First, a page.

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French implant firm Carmat could seek investors: co-founder

PARIS (Reuters) - France's Carmat, developer of an artificial heart implanted into its first patient last week, may seek an injection of funds from fresh investors to help tap a potential multi-billion-euro global market, a senior executive said.

"We could, at some point, call on new investors," Carmat co-founder Philippe Pouletty was quoted saying by Le Monde newspaper on Saturday. "Our aim, if possible, is to remain independent."

The company said after Friday's stock market close it had carried out its first implant of an artificial heart that can beat for up to five years, marking a potential breakthrough for patients with heart conditions.

Company officials warned it was too early to draw firm conclusions from the operation carried out in a Paris hospital on Wednesday, but noted the male patient in his 70s was conscious and talking in intensive care.

Pouletty told Le Monde that, once put on sale, the 130,000 euro ($177,700) device had a potential market of 100,000 patients in the United States and Europe.

"The medical need is significant, with a market potential of several billion euros," Pouletty said. "The issue is whether it will be reimbursed by healthcare systems. We are confident about that (as) much less sophisticated artificial hearts of comparable cost are already authorized and reimbursed in a number of countries."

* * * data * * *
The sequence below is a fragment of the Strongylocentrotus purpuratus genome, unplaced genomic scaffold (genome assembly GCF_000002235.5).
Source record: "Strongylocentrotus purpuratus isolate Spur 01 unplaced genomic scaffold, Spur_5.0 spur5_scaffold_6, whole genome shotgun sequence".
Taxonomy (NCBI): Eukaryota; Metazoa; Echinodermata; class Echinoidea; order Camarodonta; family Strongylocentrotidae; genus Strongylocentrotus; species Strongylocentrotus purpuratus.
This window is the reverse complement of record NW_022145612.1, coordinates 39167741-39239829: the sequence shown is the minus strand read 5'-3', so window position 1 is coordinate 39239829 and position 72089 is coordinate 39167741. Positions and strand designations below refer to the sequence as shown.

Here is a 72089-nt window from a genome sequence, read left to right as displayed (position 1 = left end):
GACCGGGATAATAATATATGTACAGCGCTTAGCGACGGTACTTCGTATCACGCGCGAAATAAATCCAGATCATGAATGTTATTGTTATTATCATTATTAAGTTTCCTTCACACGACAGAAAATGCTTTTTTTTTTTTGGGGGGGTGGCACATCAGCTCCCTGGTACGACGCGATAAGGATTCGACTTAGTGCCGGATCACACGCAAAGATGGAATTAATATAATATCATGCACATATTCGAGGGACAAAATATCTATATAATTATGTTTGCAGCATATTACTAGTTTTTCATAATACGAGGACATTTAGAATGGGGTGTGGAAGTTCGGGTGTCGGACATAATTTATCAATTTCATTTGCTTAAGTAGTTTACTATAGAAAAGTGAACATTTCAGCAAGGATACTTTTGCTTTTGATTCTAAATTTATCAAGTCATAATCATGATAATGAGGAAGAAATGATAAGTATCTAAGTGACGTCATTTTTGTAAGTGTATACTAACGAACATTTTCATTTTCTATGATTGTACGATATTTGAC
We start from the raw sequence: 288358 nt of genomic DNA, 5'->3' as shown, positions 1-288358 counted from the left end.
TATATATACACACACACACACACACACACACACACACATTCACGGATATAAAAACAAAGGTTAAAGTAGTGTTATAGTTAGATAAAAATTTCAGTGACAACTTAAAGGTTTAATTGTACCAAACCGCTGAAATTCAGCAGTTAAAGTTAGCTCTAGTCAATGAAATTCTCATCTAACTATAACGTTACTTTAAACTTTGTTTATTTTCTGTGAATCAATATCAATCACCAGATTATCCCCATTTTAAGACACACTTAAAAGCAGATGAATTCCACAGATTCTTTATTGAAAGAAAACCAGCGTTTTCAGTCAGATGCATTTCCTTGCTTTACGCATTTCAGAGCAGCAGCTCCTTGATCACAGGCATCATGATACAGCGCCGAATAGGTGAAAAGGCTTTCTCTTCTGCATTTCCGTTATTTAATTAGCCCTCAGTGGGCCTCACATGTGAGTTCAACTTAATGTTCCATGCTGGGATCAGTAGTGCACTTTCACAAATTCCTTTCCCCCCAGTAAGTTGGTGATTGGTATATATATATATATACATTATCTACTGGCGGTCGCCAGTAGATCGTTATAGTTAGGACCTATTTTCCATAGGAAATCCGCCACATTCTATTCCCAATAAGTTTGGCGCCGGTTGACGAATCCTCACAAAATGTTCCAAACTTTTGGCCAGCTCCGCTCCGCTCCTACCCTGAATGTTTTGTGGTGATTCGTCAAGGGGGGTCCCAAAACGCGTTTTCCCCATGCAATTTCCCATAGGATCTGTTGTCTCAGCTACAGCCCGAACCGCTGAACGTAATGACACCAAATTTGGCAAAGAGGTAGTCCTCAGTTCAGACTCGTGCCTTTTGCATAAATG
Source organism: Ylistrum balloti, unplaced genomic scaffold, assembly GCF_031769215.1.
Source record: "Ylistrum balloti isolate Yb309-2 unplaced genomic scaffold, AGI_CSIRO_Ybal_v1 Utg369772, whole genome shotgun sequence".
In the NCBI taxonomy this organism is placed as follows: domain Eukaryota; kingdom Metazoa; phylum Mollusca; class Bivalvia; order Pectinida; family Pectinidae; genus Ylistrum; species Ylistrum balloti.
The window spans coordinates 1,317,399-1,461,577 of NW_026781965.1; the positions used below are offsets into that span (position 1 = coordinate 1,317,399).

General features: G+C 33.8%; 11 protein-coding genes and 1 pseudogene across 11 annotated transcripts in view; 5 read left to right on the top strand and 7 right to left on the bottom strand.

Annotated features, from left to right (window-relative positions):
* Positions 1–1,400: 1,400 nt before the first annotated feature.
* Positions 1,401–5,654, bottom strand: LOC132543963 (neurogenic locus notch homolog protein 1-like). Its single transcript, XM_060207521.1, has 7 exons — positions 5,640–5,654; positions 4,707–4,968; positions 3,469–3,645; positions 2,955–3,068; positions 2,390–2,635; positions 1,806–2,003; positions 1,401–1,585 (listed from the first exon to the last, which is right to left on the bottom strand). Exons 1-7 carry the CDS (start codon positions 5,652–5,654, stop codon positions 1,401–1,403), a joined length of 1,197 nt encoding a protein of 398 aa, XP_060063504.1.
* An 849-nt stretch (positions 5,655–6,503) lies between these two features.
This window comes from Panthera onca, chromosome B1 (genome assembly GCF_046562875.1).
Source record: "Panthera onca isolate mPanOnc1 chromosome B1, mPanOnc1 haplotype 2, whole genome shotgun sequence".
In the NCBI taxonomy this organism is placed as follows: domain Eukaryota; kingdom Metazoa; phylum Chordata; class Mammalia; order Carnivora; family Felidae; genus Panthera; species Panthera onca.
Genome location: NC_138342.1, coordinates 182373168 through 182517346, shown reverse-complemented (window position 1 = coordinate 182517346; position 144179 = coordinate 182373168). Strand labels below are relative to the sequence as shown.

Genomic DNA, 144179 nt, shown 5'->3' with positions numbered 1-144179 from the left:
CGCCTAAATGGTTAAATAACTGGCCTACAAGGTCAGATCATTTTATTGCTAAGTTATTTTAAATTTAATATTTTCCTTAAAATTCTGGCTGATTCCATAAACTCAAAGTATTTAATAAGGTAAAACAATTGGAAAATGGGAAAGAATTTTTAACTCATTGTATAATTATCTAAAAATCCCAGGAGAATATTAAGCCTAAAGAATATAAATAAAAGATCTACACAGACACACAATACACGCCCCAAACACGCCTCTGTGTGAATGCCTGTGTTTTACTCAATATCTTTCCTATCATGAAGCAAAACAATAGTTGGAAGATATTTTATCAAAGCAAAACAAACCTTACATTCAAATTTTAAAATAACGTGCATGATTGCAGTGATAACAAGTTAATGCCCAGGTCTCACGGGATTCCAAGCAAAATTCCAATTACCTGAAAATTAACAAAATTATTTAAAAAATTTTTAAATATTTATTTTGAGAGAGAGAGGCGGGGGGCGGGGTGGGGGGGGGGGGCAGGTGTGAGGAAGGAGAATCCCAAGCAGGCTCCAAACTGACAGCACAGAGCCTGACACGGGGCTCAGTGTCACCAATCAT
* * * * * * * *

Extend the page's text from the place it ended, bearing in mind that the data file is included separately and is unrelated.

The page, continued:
Shares in the company closed at 102.86 euros on Friday, to give it a stock market value of about 436 million euros. The stock was listed on the Paris bourse in 2010 at 18 euros.

Pouletty, director of investment fund Truffle Capital which funded Carmat's launch, said the group had raised 16 million euros with its initial stock market flotation and a further 30 million via a share issue in 2011. It also won 33 million funding from France's Public Investment Bank (BPI).

Pouletty said the company hoped to implant the device into a further three patients in coming weeks and expand trials to around 20 patients next year. If results are positive, it would seek the rights to market the artificial heart in Europe.

Heart-assistance devices have been used for decades as a temporary solution for patients awaiting transplants, but Carmat's product is designed to replace the real heart over the long run.

Among Carmat's competitors for artificial heart implants are privately-held SynCardia Systems and Abiomed, both of the United States.

($1 = 0.7315 euros)

(Reporting by Mark John; Editing by David Holmes)

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